Photo by Surizar and used under a Creative Commons license
Capturing images on film is one way to ensure that the collective memory does not forget about a country's history. When that country's history includes gruesome events, those images can become powerful, yet uncomfortable reminders of the past. In Guatemala, a couple of photographers have become involved in documenting and representing images from the armed conflict that took place for 36 years.
The blogger Aly of the collective blog Dorsumi [es] writes about a French photographer who published a book called “La verdad bajo la tierra. Guatemala, el genocidio silenciado” (The buried truth. Guatemala, the silenced genocide).
En 1990, Miquel Dewever-Plana, fotógrafo francés de origen catalán, conoció en México a varios refugiados mayas guatemaltecos y decidió involucrarse a favor de los derechos humanos. Durante dos años Miquel documentó el proceso de exhumación de muchas víctimas del genocidio guatemalteco, informando así sobre un crimen contra la humanidad poco conocido: las masacres perpetradas por el Gobierno de Guatemala entre los indígenas mayas durante la década de 1980, y dar a conocer a las víctimas con nombres y apellidos, contribuyendo así a dignificarlas. Fruto de aquel reportaje se publicó este libro que acompaña la exposición con el mismo nombre que ha podido verse hasta el momento en ciudades como París, Barcelona o Palafrugell, entre otras.
In 1990, Miquel Dewever Plana, a French photographer of Catalonian roots, met several Guatemalan Mayan refugees in Mexico and he decided to become active in human rights issues. For two years, Miquel documented the exhumation process of many victims of the genocide in Guatemala, providing information of a crime against humanity that is not widely known: the masacres perpetrated by the Guatemalan Government against indigenous people during the 1980s and by doing so, provides information about the victims, with first names and last names, contributing to their dignity. As a result of that documentation, he published a book that accompanied the exhibition of the same name, which has been shown in places like Paris, Barcelona or Palafrugell, among others.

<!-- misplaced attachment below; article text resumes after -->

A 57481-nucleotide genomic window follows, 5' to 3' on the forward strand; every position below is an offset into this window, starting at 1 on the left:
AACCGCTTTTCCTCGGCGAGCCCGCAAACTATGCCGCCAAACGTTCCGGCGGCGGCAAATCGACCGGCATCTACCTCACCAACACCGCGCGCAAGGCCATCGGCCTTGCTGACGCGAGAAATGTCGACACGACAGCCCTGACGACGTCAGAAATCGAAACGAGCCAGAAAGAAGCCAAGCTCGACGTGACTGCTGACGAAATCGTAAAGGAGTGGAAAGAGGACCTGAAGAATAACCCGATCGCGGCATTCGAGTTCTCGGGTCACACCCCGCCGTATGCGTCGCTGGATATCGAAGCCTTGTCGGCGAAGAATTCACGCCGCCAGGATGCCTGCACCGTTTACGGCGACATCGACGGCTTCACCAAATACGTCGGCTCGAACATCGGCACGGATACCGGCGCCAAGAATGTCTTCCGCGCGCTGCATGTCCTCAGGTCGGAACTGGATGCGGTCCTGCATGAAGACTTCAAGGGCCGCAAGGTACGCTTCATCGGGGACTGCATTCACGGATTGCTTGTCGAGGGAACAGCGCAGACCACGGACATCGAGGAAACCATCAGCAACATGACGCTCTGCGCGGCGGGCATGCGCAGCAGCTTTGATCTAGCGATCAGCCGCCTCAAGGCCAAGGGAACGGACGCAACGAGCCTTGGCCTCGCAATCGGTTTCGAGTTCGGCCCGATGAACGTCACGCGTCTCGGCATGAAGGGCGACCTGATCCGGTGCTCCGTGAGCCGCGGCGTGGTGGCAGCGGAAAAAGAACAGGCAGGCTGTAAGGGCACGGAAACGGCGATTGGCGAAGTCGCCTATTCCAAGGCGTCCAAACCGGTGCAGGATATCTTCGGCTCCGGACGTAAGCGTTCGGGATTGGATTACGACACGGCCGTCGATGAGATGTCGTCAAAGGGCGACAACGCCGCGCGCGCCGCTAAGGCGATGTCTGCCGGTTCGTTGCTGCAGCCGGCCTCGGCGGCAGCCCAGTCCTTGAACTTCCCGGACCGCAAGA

Another photographer, Daniel Hernández Salazar, also has made much effort to rescue the memory of the victims. He was recently invited to the Palace of Nations in Geneva, Switzerland to showcase his work. Some of the images depicted nude males representing the victims of the war, and were subsequently removed by some staff members of the United Nations Organization because they were said that they could be offensive to some groups. However, some people, like the blogger León Aguilera Radford of the blog Klavaza [es] thinks this was nothing more than censorship:
Guatemalan photographer Daniel Hernández-Salazar was invited to expose his photographs at the Palais des Nations , See of the United Nations Organization in Geneva, Switzerland. Hernandez's images expose in an artistic and metaphoric way the horrors left by the civil war that devastated that Central American country during more than 30 years. One of his aims is to preserve the usually fragile memory of such events, in order to prevent its recurrence. In Guatemala, I am aware, many people would be glad to forget all that happened. However, History has the tendency to remember, like Borges Funes el Memorioso character.
It is fairly logical to imagine how difficult it must be to find a central point of agreement between the many representatives, officers, clerks, visitors, ambassadors and all such fauna, from a worldwide acquisition that conforms the UNO. But this is Art, Western Art if that matters, the same that has been a landmark of aesthetics since time immemorial. Therefore, it is impossible for me to justify UNO censorship, even after its officers accepted to expose three void spaces, to signal the missing images, and to send the visitors to this web site, where the images are in a permanent, albeit virtual, exposition. I advice to you to please visit that site, You'll enjoy it.
These images can help preserve the memory of individuals, who were victims of a tragic past. Many photographers like Plana and Hernández-Salazar want to use their works so that others can understand history, build a future, and make the phrase “Never Again” not simply rhetoric, but a promise for the future.
Thumbnail photo by James Rodríguez and used with permission